An Investor Answers: How Long Does My Wholesaling Buyers List Need to Be?

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chris feltus

There seems to be a lot of confusion from people getting into wholesaling as to where they should start with a buyers list. Do they need a massive list? Do they just need a handful of buyers? The short answer is both have their place — but a mixed and balanced approach is the best path forward.

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The Select Few

Once you have been in business for a while, you will likely find a small handful of buyers from your database will end up buying the vast majority of what you put out there. For instance, I have a go-to buyer in a specific section of Southwest Fort Worth (between a few major roads) who will always buy homes in rough areas. The last house he bought wholesale from me was a 2/1, 1,100 sq ft property located in not the best part of town — and the house had a strange floor plan, to boot. But as you do more and more deals, you will start to build strong relationships and trust with your buyers, which will make it easier to do deals as a result.

Related: 10 Questions to Ask Investors Before Adding Them to Your Wholesale Buyers List

Casting a Wide Net

Even though most of my deals are done with a handful of buyers, I still continue to build my buyers list. It’s simple to do; just go to a local real estate meet up, stop by a rehab that’s in progress, etc., and start collecting cards and adding them to your database. I very rarely send out a mass email blast at this point, but there is definitely some value to it. I have another colleague who solely relies on this method to have as many buyers look at the house under contract as possible. His reasoning for it is 1) to increase competition amongst buyers to drive up the price and 2) to have other interested parties for backup contracts if the original buyer falls through for some reason. Personally, I would rather work with a few buyers and not mark up the contract price so much, but it’s up to you on how you want to do this.

Cultivating a Relationship

There is always a small amount of risk as a wholesaler when you assign your contract to a buyer and it’s your first deal with them as a buyer. You are trusting them to do what they say they will on the contract. And even though it’s “legally binding,” it doesn’t mean things can’t or won’t go wrong. I have had contracts fall through even after I already had non-refundable deposits down, and I have had buyers attempt to contact the seller and cut me out of the deal. All sorts of things can happen. Most buyers are not like this, but there are a few bad apples out there that can really throw a wrench into the transaction.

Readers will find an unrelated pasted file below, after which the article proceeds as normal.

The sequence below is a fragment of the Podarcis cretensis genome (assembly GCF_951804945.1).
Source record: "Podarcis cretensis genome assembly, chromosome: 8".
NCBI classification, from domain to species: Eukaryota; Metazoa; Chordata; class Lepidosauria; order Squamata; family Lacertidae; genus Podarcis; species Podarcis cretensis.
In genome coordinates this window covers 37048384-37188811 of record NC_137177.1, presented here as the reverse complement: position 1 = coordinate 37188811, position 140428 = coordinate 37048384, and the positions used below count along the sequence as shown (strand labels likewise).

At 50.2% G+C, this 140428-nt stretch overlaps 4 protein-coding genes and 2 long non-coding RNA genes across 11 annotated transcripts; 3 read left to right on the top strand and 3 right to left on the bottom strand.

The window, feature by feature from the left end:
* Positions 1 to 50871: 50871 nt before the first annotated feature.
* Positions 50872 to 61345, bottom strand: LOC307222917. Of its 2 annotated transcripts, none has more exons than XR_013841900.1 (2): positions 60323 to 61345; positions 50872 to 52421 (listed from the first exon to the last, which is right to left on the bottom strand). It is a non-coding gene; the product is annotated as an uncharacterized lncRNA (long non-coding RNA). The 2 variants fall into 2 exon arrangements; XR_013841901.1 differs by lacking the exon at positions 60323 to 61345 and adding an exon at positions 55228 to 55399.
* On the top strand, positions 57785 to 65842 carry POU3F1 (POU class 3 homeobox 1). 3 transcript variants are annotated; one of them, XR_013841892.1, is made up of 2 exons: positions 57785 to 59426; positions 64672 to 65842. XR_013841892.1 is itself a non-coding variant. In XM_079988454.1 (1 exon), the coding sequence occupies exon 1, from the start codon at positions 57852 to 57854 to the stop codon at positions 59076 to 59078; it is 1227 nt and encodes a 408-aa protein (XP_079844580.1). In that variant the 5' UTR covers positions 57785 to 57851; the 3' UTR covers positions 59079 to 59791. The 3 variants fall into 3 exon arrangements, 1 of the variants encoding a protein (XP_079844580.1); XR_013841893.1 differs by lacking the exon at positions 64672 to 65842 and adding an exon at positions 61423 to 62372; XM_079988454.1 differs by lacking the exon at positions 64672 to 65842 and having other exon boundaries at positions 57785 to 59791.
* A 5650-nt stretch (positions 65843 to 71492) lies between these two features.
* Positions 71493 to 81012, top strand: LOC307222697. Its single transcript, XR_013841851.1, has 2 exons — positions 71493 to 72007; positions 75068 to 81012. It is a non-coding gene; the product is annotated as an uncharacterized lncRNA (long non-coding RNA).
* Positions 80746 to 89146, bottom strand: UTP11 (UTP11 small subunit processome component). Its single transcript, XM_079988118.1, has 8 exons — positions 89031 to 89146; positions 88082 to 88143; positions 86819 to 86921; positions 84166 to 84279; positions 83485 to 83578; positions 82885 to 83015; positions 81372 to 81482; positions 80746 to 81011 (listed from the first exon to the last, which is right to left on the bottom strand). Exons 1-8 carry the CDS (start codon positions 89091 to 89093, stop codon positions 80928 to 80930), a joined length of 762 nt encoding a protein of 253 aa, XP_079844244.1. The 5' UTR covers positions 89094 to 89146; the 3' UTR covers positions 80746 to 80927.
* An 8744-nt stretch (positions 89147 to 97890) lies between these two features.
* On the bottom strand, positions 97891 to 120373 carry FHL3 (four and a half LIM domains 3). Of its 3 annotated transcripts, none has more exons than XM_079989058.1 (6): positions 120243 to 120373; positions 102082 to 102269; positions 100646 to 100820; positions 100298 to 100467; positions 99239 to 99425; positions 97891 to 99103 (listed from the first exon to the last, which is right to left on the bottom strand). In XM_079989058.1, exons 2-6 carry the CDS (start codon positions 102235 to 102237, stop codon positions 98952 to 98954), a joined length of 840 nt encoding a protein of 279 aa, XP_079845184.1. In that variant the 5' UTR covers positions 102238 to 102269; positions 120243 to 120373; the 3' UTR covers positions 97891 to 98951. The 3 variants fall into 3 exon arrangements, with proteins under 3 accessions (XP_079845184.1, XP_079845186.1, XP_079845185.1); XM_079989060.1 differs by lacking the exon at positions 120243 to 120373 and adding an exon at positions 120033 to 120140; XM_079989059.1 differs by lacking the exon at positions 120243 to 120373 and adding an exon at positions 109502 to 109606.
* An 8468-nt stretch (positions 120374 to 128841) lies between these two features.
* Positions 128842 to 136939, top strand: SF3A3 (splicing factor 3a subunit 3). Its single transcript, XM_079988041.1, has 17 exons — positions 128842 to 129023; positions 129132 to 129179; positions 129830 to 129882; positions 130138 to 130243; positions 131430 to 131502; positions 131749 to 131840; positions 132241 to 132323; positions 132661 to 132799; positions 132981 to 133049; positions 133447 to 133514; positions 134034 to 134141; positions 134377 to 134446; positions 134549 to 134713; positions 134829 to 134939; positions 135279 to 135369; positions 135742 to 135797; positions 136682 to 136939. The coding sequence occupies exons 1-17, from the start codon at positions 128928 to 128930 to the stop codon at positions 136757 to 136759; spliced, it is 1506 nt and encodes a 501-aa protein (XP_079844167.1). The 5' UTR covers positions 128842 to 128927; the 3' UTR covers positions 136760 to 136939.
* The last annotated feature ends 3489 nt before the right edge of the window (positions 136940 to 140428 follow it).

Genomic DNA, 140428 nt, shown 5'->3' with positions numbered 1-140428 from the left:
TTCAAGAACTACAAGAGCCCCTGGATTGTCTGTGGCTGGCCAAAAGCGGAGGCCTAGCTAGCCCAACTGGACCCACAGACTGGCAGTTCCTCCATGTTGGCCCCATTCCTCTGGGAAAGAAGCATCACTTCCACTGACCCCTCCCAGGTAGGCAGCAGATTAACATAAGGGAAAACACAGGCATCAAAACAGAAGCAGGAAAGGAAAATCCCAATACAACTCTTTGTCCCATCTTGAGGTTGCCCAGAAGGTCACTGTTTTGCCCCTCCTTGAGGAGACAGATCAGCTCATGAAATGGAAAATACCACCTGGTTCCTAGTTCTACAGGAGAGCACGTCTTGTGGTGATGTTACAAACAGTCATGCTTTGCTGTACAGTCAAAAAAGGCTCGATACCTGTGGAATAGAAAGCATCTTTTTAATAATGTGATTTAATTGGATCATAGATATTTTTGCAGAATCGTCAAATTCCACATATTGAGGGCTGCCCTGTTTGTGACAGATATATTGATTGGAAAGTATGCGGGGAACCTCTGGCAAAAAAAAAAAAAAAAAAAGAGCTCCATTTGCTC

Whenever I am acting as a wholesaler in a transaction, my concern is always to take care of the seller. It’s not always the case, but many of these sellers are not in the best situation — maybe a family member died, they are under financial duress, or whatever the case may be — and they usually have several pressing, motivating factors that made them decide to sell the house at a discount. So for me, it is very important that the transaction goes as smoothly as possible and is stress-free for them.

Vetting New Buyers

Make sure if you are thinking about adding someone to your database that you vet them. If I haven’t done business with them before, you should ask for proof of funds — bank statements if they are paying cash, and if they are using a hard money lender, a proof of funds letter and a call to the lender to check in will suffice. No one ever takes offense to it, and if they do, you probably don’t want them on your list anyway.